Comebacks in the face of adversity have always had a special place in the history of sport. Australia II's comeback from 3-1 down against Liberty at the 1983 Americas Cup, the 1996 Australian Open victory of Monica Seles nearly three years after she was stabbed while playing in Germany, Muhammad Ali's return from a guilty verdict to the summit of heavyweight boxing in 1974 – such tales transcend the partisanship of competition to remind us of the human striving at its core.
Even in such lofty company, Tiger Woods' triumph in this year's US Masters stands apart. Nearly a decade has passed since Woods arrived in Australia, lured by a controversial $3 million appearance fee, and swept all before him at the Kingston Heath Golf Club to win the Australian Masters at his first attempt, continuing what seemed an unstoppable march through the game's record books.
But it was during that stay in Melbourne that the scandal emerged which was to derail not only the champion's progress but his entire life. Soon his marriage had ended and his personal reputation was in tatters. For all his achievements – including 14 major titles – he was still only in his early 30s, but now Woods the master golfer gave way to Woods the reality TV show.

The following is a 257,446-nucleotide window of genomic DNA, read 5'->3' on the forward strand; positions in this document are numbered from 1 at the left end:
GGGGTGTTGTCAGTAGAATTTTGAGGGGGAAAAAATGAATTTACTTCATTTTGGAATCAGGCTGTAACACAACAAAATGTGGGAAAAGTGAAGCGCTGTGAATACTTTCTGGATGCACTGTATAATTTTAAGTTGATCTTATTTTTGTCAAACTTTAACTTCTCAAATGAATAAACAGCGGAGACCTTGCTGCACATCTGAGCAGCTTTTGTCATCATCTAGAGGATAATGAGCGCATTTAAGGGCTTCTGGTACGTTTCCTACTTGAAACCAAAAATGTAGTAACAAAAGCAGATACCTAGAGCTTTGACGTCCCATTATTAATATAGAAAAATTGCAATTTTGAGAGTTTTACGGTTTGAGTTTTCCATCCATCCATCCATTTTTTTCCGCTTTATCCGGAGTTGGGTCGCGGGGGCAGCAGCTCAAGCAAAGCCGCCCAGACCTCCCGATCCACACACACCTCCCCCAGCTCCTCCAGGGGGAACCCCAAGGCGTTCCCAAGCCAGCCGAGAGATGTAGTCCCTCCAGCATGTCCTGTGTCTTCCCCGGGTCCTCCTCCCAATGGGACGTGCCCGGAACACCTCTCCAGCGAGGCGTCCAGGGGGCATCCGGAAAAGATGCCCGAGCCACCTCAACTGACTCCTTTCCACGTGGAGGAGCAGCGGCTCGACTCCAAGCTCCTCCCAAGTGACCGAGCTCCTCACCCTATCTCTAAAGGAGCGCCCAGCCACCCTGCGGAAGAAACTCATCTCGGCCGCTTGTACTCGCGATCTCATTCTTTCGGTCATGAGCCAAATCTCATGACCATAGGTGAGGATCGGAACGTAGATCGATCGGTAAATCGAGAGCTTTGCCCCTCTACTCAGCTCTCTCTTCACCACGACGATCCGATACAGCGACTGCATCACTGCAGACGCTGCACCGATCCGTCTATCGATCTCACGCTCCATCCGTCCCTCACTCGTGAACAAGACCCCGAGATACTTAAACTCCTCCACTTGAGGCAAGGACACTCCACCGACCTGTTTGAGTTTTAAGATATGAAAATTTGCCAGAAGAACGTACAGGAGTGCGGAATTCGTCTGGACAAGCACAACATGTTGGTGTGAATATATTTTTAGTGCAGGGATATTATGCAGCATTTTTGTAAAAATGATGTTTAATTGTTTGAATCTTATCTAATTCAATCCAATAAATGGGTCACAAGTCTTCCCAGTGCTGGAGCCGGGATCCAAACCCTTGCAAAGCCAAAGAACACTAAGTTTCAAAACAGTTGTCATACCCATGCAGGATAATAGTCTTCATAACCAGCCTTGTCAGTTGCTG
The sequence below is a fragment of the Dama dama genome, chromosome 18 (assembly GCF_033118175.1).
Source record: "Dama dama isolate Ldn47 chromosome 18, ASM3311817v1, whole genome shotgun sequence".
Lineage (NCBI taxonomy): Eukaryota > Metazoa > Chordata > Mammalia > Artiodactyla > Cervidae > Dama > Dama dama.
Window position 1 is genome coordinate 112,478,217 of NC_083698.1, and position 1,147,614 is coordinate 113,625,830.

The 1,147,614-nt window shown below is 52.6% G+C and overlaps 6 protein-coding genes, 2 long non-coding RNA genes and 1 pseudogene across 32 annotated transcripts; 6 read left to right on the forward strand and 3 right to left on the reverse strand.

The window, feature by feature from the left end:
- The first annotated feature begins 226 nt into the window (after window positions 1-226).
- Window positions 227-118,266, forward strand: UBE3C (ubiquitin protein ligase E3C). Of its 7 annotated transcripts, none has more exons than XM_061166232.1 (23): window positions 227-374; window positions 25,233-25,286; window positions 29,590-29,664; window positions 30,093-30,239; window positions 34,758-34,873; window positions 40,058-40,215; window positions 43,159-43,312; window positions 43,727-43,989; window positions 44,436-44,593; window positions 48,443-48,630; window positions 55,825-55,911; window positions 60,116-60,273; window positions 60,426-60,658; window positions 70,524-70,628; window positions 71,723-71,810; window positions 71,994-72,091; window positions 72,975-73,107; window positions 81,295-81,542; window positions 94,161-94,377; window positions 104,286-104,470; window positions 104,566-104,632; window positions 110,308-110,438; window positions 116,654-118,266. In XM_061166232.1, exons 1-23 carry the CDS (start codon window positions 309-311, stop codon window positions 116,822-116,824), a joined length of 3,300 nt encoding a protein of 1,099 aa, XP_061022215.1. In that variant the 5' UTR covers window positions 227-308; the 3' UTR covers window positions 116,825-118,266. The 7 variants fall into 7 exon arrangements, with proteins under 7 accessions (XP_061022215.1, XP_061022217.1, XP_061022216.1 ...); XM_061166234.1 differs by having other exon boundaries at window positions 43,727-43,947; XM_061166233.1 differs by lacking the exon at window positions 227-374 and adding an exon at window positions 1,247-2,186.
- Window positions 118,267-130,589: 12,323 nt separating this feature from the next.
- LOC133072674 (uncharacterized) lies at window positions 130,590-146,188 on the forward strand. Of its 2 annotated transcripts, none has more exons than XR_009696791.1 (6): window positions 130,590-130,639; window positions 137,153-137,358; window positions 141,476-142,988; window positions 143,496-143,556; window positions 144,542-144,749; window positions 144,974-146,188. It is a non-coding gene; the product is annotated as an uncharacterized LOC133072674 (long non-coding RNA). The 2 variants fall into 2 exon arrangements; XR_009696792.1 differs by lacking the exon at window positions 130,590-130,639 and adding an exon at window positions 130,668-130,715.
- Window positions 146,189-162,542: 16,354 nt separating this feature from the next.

It soon became clear that the decline was physical as well as moral. Successive knee and back surgeries sent his career into a downward spiral that seemed to culminate with the miserable spectacle of his arrest in 2017 for driving under the influence of prescription drugs.
The biggest name in golf, a house high on a distant hill, was a ruin. People looked at it with awe and wondered about the amazing deeds once performed there, but few if any believed that great house would ever be restored to the glory it had known.
To rise from such depths – in December 2017, Woods was ranked 1199 in the world – to not only compete but win again at the highest level is extraordinary. So too is the time frame; 22 years after Woods embraced his father, Earl, behind the green at Augusta, a Masters champion for the first time, he ran to the same spot and the arms of his 10-year-old son, Charlie, who was not even born when he last won a major, on a broken leg and a torn ACL at Torrey Pines in 2008.
The comeback wins of Australia II and Seles would also prove to be their swansongs. In Woods'Read More – Source